We were able to go down into the Canaanite Tunnel where we saw how the water was supplied to the city of David. We also saw ruins that are still being excavated. It is believed that they are of either King David’s palace or King Solomon’s palace.

Our final stop was at the Pool of Siloam. This is where the blind man in John 9, from our devotions this morning, was healed. https://www.bibleplaces.com/poolofsiloam/

A tour tradition is the farewell banquet on the last night. Rebekah Reinstein, wife of Josh Reinstein the director of the Knesset Christian Allies Caucus, was our keynote speaker at our farewell banquet. We were challenged to do several things when we get home: stand with Israel, educate others about Israel and the Jewish people, and pray for Israel. We were reminded that we are ambassadors for Israel.

Jim Showers read from Psalm 122 where we are reminded to pray for the peace of Jerusalem.

It was our pleasure to thank our guides, Tito and Ronnie. They have shared an enormous amount of information with us, made us laugh, shared their hearts, and shepherded us all around Israel. We also thanked our drivers. The kept us safe on the very busy roads, kept us supplied with water, and were always a welcome sight when they showed up to pick us up from a particular location. All four men have a special place in our hearts.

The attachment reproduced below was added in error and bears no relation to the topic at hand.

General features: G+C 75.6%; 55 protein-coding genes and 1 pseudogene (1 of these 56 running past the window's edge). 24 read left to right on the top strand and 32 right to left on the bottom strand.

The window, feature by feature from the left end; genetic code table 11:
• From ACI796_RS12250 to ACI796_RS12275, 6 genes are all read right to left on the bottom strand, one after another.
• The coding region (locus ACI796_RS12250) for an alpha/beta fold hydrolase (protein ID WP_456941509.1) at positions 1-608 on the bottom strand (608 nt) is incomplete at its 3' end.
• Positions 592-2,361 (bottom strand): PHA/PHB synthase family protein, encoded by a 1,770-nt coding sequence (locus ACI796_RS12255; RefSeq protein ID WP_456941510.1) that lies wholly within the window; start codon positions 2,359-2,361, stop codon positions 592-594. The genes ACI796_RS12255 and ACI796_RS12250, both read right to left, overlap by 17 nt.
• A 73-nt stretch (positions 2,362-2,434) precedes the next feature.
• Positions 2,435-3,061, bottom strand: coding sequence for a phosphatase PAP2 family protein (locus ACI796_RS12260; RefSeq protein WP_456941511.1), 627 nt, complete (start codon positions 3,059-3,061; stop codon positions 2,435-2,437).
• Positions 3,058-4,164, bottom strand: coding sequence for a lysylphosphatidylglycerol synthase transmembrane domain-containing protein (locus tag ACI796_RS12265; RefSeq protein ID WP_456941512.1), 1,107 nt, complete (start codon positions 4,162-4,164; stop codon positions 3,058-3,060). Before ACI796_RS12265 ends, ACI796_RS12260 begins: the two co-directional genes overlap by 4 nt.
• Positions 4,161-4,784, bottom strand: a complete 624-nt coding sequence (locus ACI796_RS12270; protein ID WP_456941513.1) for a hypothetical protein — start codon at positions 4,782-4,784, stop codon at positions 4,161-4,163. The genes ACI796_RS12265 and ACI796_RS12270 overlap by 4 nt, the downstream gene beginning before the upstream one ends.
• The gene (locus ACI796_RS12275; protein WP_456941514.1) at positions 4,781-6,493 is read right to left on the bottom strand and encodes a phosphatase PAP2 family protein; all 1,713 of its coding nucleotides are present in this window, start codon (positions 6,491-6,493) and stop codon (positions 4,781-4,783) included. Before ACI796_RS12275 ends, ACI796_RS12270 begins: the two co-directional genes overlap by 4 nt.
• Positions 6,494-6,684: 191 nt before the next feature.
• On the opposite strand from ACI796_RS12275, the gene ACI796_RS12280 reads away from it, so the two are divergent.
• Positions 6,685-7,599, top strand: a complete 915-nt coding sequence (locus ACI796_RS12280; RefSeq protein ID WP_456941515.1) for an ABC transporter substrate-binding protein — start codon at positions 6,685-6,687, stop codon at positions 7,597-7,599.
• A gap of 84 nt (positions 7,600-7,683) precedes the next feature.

Finally we said goodbye to each other. The experience of visiting Israel together will give us a special bond.

You can come with us to Israel on our next March tour in 2020! Find out about our tours here https://radio.foi.org/what-we-do/up-to-jerusalem-tours/.  

As we say goodbye to Israel, we are tired but our hearts and minds are overflowing. Shalom!

Our Team
Blog author: Debbie Helbig
Administrative Assistant for Ministry Advancement
The Friends of Israel Gospel Ministry

Photos: Brett Helbig

Michael Levin Grave


Michael Levin Grave


Michael Levin Grave


Michael Levin Grave


Michael Levin Grave


Michael Levin Grave


Yad Vashem


Yad Vashem


Yad Vashem


Yad Vashem


Yad Vashem


Yad Vashem


Yad Vashem


City View Restaurant


City View Restaurant


City View Restaurant


City View Restaurant


City View Restaurant


City View Restaurant


The Temple Institute


The Temple Institute


The Temple Institute


Jewish Quarter


Jewish Quarter


Jewish Quarter


Jewish Quarter


City of David


City of David


City of David


City of David


Canaanite Tunnel


Canaanite Tunnel


Canaanite Tunnel


Pool of Siloam


Farewell Banquet


Farewell Banquet


Farewell Banquet


Farewell Banquet


Farewell Banquet


Farewell Banquet


Farewell Banquet


Farewell Banquet


Farewell Banquet


Farewell Banquet


Farewell Banquet


Farewell Banquet

Comments 1

  1. As your tour has come to an end , I would like to send my gratitude to all who made this web site
    possible. I enjoyed so much the photos & felt I was ‘almost’ there with you. 🙂